Many people are afraid to try new stress reduction techniques because they think they don’t have time. But with some techniques, you only need a few minutes to see the benefits. One such technique is stress relief breathing.
Take a moment to think about how your body reacts to stress and ask yourself these questions:
- How is my breathing different?
- Are my muscles tense?
- What are my thoughts like?
The answers to the second and third questions both depend on the answer to the first. That’s because your body and mind have an inseparable link to your breathing. Some of the most relaxed moments of the day occur just after you wake up. Your muscles are loose. Your thoughts are calm. Your breathing is deep and slow.
If your muscles, thoughts, and breathing are inextricably linked, it only stands to reason that changing your breathing can change your mental and physical state.
But why should you use stress relief breathing to reduce your stress, and how do you start? Find out below.
The Benefits of Stress Relief Breathing
To answer the question of why you should practice this stress relief technique, let’s take a look at the benefits.
Because of social stigma, it’s unpopular to breath with the diaphragm. Many of us breathe solely with our chests, neglecting belly breathing because we want to look thin. Since this type of breathing has been ingrained in us from the time we are young, breathing fully feels unnatural. Breathing in this manner, because it is restrictive, actually increases anxiety and raises blood pressure.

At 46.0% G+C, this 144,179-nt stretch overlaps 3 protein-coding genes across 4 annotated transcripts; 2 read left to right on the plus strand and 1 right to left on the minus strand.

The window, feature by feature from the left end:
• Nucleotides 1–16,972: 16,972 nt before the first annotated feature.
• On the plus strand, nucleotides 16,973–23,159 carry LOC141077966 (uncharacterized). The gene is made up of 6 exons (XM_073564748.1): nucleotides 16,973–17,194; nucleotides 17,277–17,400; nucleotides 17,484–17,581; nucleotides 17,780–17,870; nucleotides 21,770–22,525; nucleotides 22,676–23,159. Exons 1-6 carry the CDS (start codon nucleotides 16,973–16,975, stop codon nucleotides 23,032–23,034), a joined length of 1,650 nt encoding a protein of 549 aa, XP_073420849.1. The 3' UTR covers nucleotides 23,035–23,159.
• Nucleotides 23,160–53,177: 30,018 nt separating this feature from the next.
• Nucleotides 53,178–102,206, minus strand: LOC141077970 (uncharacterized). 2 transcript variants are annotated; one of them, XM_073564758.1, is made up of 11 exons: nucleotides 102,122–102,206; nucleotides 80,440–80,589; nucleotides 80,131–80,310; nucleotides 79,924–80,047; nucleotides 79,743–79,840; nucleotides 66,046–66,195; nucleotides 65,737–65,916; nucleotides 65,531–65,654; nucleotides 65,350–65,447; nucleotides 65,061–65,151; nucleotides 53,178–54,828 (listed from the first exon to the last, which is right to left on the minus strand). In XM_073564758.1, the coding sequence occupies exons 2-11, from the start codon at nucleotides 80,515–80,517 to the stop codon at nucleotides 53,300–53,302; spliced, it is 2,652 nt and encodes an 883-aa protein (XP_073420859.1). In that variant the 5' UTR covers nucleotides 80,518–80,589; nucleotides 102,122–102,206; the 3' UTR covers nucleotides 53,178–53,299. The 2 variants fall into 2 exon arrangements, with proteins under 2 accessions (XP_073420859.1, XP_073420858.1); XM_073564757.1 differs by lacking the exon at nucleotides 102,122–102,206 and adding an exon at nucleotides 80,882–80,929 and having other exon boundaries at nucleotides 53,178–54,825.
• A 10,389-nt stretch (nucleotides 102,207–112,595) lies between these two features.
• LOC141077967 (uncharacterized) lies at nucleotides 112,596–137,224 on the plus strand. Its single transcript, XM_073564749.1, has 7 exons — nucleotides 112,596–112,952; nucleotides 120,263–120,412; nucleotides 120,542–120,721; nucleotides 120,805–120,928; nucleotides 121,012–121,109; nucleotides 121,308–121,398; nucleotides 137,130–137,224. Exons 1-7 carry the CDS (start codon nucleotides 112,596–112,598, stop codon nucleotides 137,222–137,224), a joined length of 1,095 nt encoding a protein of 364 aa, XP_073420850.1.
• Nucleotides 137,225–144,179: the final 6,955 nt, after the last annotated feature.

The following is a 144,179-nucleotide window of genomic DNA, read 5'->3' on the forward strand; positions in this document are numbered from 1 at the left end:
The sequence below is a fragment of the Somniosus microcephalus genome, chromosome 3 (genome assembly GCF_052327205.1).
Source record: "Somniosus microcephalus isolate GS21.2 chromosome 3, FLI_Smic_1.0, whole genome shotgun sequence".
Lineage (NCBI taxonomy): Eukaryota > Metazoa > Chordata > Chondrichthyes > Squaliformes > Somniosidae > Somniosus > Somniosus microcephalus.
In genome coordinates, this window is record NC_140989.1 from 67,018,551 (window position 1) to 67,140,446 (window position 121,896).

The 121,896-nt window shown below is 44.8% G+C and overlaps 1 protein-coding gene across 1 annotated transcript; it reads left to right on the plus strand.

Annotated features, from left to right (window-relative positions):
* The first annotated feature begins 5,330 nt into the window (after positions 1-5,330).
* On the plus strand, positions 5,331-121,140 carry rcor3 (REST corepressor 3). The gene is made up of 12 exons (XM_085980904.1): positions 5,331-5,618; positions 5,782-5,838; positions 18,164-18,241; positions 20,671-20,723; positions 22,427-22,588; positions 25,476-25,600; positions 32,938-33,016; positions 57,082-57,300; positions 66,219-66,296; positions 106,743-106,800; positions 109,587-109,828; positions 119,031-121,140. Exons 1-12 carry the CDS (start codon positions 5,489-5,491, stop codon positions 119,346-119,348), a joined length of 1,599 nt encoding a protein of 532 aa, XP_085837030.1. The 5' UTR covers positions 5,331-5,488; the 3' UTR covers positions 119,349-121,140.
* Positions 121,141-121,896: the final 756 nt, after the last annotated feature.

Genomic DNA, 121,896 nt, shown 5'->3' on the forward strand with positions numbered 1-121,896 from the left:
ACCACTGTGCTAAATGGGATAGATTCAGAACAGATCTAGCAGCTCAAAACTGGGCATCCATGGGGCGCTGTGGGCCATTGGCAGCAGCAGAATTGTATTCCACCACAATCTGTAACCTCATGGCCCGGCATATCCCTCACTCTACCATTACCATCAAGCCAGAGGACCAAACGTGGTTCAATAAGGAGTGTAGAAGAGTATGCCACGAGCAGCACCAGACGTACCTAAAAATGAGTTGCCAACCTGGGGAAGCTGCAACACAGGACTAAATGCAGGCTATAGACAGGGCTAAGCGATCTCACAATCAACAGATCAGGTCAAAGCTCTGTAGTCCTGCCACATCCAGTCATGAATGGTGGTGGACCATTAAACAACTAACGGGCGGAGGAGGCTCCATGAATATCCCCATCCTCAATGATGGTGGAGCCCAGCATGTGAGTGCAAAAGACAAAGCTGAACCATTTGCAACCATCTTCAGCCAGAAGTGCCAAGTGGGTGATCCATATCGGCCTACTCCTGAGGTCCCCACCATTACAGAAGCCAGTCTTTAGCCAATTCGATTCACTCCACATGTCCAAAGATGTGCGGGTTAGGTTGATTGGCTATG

On the other hand, breathing from the stomach in full, deep breaths produces the opposite effect. Not only do blood pressure and anxiety drop—the heart beats slower, too.
Stress relief breathing gives you the tools you need to breathe in a more natural, healthy way. Even if you only practice deep breathing for a few moments every day, the benefits are noticeable.
How to Practice
To practice stress relief breathing, you will need to create a routine for yourself. At predetermined times (or whenever you can take a moment), find a quiet place where you can be alone. Take a breath as you normally would, so you have a reference point. Then, begin taking deep breaths in a rhythmic fashion. Breathe in slowly through your nose and breathe out slowly through your mouth. Repeat this process for 10 to 20 minutes every day. It doesn’t have to be in a single sitting.
Once you find a rhythm you are comfortable with, try relaxing further by picturing pleasant imagery in your mind. Adding a focus word or mantra can help, too.
Interested in learning stress relief breathing techniques you can work into your day? Request a free coaching session.